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NEWS
March 5, 1989
A once highly regarded Silicon Valley computer whiz has filed court documents alleging that he was forced to plead guilty to a scheme of stealing computer secrets to sell to the Soviet Union. Kevin Eric Anderson has filed a series of affidavits in federal court in San Jose, saying that his attorneys told him that he could never win acquittal and that exaggerated national security claims by prosecutors led prison officials in Texas to wrongly classify him as a convicted spy.
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NEWS
March 5, 1989
A once highly regarded Silicon Valley computer whiz has filed court documents alleging that he was forced to plead guilty to a scheme of stealing computer secrets to sell to the Soviet Union. Kevin Eric Anderson has filed a series of affidavits in federal court in San Jose, saying that his attorneys told him that he could never win acquittal and that exaggerated national security claims by prosecutors led prison officials in Texas to wrongly classify him as a convicted spy.
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NEWS
November 8, 1987
Brothers Stevan and Ivan Batinic pleaded innocent to charges that they conspired to sell supercomputer technology to the Soviet Union. The technology had a restricted, not classified, status but could have proved damaging to U.S. security if the Soviets got it, according to federal authorities. The government charged each man with five counts in an alleged scheme that the brothers hoped would net $4 million, prosecutors said.
CALIFORNIA | LOCAL
December 18, 1988 | From the Associated Press
Accused American high-tech smuggler Charles McVey lost another round in his complex legal battle to avoid extradition to the United States. McVey failed Friday to win an appeal after 3 days of arguments before the British Columbia Supreme Court. The U.S. government is attempting to extradite McVey, 63, to face charges of selling classified high-technology computer equipment to the Soviet Union.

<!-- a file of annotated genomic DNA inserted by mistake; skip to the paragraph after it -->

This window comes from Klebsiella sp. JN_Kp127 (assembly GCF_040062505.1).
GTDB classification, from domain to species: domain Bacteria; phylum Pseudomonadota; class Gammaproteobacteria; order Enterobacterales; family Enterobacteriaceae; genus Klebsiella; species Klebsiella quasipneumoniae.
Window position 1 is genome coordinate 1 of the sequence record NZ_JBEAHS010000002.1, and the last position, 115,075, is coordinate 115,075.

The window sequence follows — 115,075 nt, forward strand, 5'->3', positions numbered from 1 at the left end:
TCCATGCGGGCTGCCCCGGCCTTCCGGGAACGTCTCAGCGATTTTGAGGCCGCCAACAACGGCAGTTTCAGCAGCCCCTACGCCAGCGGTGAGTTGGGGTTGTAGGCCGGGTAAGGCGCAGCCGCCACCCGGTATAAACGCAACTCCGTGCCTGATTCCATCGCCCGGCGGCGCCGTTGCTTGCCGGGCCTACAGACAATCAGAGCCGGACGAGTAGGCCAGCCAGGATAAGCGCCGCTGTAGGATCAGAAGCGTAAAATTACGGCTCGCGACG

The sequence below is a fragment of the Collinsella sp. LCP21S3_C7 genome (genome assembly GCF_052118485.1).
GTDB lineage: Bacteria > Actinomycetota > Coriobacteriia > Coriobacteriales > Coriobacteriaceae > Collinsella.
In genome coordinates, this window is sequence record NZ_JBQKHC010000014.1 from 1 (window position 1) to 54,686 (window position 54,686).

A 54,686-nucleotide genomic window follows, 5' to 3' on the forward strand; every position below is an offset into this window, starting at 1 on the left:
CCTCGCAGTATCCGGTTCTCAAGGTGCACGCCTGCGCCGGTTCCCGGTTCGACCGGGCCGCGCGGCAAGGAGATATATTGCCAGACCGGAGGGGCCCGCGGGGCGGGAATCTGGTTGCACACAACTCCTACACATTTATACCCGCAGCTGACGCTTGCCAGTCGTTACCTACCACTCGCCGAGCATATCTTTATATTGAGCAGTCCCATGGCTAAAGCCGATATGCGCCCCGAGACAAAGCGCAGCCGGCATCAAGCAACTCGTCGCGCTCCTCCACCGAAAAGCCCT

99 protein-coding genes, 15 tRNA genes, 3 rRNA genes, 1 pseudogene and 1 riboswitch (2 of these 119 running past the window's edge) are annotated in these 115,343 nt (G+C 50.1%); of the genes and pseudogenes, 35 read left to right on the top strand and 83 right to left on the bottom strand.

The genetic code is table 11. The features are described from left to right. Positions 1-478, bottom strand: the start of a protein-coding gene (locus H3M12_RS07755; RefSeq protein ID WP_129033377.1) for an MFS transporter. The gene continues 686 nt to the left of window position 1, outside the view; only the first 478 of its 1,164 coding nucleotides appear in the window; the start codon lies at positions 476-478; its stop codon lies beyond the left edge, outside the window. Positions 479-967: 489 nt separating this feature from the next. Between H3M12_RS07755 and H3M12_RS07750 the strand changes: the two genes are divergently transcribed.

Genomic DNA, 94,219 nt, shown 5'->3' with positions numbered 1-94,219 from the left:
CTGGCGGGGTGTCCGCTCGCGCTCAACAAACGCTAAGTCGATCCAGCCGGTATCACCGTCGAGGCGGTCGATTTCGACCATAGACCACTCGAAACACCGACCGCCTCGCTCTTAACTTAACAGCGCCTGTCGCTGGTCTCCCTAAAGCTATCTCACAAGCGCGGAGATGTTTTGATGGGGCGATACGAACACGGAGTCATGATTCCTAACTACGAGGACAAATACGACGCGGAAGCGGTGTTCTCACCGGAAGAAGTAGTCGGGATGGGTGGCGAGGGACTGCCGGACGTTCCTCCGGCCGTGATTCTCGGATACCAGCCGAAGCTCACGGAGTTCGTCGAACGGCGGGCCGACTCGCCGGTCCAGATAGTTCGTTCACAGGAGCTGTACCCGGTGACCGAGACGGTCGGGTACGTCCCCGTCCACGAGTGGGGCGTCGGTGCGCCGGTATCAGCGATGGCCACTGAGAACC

NEWS
June 22, 1988 | Associated Press
The United States has failed in its first attempt to have fugitive California businessman Charles McVey extradited from Canada on forgery charges, but prosecutors will appeal the decision to the British Columbia Court of Appeal. Justice John Bouck of the British Columbia Supreme Court, ruling on a habeas corpus application Monday, found that because McVey is not charged specifically with forgery in the United States, he cannot be extradited on that charge.
NEWS
October 24, 1987 | Associated Press
Federal agents said Friday that more arrests may be made in an alleged plot to sell the Soviet Union plans for a U.S. super-computer capable of tracking submarines and detecting incoming missiles. The plot, which allegedly involved the Soviet's top space official, was broken up when agents arrested three men after recovering plans for a billion-computations-per-second computer developed by Sunnyvale-based Saxpy Computer Corp.
NEWS
October 23, 1987 | Associated Press
An alleged plot to sell supercomputer technology with military applications to the Soviet Union for $4 million was broken up Thursday with three arrests and the recovery of computer designs, federal officials said. "This is the most significant case U.S. Customs has worked on," said Rollin Klink, special agent in charge for the U.S. Customs Service. "It makes us feel good we stopped this stuff from leaving the United States. It would have severely damaged our military."
NEWS
May 28, 1988 | Associated Press
A computer whiz has pleaded guilty to conspiring to sell $4 million in stolen supercomputer technology to the Soviet Union. Kevin Anderson of Fremont admitted in federal court Thursday that he took part in a scheme with three other people to sell the Soviets plans to a system that allows computers to process as many as 1 billion instructions per second. The technology had a restricted rather than classified status but could have proved damaging to U.S.
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